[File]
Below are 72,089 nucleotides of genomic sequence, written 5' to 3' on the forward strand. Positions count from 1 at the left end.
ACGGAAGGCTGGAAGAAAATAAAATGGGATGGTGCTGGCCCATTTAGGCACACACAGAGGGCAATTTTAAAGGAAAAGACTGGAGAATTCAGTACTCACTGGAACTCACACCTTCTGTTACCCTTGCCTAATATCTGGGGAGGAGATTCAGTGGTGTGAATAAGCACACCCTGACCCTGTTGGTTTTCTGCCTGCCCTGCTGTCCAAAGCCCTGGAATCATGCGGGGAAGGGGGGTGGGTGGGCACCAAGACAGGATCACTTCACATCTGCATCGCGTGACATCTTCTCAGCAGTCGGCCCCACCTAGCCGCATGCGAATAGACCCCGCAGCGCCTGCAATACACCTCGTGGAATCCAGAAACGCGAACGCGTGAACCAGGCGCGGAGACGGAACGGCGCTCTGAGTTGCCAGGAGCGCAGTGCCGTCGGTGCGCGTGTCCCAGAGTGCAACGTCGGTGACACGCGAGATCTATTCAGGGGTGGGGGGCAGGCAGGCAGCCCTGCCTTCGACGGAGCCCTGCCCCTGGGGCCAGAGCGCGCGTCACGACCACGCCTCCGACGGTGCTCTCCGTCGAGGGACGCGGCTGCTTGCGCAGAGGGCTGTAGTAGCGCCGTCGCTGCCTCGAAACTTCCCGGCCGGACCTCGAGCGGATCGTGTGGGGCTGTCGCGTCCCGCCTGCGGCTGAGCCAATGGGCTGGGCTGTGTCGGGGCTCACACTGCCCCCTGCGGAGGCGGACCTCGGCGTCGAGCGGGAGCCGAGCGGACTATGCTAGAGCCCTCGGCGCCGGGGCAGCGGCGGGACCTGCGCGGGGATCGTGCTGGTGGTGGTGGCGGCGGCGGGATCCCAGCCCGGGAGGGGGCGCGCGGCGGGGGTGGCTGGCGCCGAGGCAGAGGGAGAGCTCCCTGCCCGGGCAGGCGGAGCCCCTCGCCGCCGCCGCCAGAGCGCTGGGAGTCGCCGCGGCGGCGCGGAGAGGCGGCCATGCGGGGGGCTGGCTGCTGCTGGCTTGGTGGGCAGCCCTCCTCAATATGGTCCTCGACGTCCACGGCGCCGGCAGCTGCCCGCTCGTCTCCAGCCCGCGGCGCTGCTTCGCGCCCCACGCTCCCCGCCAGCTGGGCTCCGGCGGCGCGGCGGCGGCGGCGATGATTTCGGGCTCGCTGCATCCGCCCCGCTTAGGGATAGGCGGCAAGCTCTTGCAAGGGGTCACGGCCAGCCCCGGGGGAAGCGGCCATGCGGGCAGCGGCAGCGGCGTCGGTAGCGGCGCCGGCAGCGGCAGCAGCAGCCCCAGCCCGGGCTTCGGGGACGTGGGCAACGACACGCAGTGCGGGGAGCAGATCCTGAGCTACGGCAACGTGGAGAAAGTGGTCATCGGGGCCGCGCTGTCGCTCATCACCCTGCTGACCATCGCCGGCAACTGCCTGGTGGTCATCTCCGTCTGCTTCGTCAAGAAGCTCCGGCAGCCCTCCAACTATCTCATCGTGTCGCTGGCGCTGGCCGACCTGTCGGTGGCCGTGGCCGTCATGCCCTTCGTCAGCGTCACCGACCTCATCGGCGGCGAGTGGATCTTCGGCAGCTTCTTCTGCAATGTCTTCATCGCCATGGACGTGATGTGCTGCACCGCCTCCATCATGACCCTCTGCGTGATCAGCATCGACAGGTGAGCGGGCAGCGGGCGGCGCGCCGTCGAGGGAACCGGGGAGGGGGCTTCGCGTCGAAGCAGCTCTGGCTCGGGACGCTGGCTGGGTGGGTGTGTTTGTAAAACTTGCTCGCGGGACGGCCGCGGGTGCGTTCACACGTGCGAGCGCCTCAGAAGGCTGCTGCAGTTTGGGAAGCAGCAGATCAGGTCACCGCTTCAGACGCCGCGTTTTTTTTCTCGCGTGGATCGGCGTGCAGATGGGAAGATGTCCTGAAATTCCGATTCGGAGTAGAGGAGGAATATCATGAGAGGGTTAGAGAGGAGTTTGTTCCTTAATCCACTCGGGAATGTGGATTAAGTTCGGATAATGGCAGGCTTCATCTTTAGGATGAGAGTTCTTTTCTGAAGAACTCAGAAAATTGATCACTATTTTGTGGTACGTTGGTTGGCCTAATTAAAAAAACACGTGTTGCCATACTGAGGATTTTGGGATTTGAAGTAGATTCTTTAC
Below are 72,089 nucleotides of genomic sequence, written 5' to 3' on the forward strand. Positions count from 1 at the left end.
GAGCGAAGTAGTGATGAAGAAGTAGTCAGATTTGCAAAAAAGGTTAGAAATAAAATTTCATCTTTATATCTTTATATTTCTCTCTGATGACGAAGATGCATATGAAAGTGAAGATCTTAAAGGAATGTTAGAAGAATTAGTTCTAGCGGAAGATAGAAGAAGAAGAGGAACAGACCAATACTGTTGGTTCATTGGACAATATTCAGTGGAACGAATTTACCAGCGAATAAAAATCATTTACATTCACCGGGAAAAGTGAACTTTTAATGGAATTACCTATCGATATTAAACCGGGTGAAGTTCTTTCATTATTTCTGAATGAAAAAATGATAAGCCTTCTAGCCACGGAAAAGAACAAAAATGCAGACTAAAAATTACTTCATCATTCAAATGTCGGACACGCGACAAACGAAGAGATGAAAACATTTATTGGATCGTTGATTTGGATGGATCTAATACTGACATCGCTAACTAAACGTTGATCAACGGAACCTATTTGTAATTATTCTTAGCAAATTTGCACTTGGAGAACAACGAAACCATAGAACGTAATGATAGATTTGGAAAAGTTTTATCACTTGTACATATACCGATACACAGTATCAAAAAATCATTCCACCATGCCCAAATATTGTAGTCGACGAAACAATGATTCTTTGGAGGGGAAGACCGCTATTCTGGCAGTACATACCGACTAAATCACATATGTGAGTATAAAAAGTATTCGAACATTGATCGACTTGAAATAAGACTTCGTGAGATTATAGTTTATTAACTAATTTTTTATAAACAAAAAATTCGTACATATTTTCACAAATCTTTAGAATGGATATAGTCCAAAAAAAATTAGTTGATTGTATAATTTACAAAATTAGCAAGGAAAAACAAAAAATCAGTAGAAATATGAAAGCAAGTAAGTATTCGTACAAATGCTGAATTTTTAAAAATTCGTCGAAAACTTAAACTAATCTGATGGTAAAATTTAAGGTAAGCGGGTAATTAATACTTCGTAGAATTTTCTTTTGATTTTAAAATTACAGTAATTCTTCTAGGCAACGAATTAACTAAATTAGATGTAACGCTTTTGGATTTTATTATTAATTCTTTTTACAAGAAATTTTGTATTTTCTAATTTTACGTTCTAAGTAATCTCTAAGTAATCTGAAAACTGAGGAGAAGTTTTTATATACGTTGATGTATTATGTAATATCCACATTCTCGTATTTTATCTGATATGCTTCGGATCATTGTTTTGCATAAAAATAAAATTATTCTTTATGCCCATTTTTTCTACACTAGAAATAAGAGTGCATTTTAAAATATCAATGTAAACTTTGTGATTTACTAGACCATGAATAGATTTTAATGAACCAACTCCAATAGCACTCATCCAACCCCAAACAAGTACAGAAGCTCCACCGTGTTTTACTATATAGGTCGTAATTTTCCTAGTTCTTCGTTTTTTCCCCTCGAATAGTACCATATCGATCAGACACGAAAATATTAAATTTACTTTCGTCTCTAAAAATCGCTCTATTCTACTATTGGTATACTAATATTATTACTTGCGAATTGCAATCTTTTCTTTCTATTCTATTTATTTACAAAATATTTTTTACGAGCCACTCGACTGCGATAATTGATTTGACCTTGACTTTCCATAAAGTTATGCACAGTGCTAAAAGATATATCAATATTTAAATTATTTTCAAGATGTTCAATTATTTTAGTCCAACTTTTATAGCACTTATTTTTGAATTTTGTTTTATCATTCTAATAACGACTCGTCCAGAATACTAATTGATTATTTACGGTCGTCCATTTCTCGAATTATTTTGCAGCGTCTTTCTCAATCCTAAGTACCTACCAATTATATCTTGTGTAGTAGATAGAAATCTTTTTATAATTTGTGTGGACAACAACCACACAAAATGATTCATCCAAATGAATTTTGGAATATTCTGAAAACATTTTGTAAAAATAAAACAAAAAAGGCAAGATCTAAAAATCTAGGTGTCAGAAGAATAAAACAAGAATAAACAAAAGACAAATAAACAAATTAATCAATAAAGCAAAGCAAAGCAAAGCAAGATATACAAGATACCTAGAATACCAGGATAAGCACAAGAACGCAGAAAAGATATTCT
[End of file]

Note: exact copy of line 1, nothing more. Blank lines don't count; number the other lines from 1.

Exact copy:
Below are 72,089 nucleotides of genomic sequence, written 5' to 3' on the forward strand. Positions count from 1 at the left end.